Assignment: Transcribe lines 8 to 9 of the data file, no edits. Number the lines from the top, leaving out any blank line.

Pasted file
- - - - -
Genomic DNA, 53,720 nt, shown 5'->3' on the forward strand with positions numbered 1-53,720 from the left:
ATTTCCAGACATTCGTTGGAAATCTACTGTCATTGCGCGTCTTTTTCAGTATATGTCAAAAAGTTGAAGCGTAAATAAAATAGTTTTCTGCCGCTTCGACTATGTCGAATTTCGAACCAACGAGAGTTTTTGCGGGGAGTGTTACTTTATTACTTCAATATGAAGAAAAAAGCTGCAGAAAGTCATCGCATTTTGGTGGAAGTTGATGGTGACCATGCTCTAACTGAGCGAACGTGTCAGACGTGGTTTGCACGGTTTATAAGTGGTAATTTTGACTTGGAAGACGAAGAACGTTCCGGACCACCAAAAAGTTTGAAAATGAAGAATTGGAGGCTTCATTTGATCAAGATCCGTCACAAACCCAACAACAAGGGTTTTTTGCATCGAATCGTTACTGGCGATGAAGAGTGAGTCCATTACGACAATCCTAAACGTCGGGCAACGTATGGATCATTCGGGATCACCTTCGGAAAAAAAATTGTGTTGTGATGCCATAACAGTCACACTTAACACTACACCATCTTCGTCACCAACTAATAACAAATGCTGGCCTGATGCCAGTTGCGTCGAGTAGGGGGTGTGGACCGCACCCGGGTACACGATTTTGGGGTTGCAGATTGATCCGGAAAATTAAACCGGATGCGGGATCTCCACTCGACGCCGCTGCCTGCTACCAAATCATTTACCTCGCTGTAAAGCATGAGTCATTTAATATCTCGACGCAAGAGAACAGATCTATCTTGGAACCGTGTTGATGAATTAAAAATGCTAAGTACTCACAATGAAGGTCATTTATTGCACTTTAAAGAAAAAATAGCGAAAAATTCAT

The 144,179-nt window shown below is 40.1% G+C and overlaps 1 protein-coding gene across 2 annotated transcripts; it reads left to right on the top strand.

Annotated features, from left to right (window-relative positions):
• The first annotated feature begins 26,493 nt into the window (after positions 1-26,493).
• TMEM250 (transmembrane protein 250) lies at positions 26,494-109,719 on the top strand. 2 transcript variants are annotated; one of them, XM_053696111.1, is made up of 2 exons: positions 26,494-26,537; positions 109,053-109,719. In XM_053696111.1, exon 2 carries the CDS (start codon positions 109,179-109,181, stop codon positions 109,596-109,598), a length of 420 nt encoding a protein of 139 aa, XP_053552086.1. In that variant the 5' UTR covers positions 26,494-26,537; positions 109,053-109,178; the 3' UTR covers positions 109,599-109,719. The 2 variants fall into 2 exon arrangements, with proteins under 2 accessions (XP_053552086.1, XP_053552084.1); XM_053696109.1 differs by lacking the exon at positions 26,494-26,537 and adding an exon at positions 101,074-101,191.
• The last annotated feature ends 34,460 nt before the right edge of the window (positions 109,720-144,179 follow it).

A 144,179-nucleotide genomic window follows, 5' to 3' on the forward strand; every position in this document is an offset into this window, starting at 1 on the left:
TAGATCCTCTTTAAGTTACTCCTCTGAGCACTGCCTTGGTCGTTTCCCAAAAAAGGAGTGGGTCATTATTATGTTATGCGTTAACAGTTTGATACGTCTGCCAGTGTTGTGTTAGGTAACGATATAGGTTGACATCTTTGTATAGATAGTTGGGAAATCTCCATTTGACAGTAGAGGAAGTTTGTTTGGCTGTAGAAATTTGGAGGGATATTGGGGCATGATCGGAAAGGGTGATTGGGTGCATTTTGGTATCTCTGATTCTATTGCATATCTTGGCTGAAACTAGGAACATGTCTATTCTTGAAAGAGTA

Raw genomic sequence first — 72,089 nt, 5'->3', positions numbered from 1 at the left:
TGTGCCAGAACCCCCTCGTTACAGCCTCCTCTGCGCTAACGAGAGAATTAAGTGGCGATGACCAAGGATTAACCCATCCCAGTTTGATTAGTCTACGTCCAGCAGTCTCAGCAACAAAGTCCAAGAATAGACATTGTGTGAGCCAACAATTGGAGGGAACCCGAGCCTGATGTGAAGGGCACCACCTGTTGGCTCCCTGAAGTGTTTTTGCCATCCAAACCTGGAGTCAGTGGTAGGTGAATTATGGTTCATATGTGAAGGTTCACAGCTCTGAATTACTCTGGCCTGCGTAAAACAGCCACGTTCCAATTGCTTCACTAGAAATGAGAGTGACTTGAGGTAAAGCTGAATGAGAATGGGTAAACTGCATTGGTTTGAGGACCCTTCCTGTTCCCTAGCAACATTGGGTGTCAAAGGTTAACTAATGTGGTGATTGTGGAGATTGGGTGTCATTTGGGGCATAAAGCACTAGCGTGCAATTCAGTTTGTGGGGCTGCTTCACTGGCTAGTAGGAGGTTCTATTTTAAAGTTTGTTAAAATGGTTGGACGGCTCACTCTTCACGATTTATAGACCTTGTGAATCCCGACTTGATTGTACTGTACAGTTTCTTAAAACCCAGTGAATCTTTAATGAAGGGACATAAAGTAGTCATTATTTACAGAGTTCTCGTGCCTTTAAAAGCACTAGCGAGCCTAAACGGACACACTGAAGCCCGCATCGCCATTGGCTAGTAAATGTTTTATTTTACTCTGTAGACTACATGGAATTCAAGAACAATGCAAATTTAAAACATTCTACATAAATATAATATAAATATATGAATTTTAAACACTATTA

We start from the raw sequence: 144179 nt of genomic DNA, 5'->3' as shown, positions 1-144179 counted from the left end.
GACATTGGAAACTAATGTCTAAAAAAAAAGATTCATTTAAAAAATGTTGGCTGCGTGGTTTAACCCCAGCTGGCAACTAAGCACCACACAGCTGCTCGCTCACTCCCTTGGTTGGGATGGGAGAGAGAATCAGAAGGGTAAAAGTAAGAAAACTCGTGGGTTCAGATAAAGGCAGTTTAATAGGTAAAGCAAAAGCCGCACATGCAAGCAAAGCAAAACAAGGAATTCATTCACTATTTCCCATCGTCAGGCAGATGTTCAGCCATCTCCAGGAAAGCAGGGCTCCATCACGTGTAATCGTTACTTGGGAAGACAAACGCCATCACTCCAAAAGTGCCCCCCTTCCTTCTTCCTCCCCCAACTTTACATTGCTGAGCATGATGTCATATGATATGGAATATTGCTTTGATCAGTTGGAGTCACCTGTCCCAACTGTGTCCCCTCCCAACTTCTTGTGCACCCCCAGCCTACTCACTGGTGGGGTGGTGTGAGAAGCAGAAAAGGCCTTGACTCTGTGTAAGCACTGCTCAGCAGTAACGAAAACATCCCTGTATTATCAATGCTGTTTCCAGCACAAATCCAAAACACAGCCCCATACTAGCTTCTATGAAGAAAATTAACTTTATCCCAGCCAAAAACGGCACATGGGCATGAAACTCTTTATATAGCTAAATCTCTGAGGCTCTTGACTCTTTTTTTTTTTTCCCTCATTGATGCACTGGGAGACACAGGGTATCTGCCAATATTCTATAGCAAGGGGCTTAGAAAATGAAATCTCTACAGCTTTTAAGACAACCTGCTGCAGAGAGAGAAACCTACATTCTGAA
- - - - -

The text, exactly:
A 144,179-nucleotide genomic window follows, 5' to 3' on the forward strand; every position in this document is an offset into this window, starting at 1 on the left:
TAGATCCTCTTTAAGTTACTCCTCTGAGCACTGCCTTGGTCGTTTCCCAAAAAAGGAGTGGGTCATTATTATGTTATGCGTTAACAGTTTGATACGTCTGCCAGTGTTGTGTTAGGTAACGATATAGGTTGACATCTTTGTATAGATAGTTGGGAAATCTCCATTTGACAGTAGAGGAAGTTTGTTTGGCTGTAGAAATTTGGAGGGATATTGGGGCATGATCGGAAAGGGTGATTGGGTGCATTTTGGTATCTCTGATTCTATTGCATATCTTGGCTGAAACTAGGAACATGTCTATTCTTGAAAGAGTA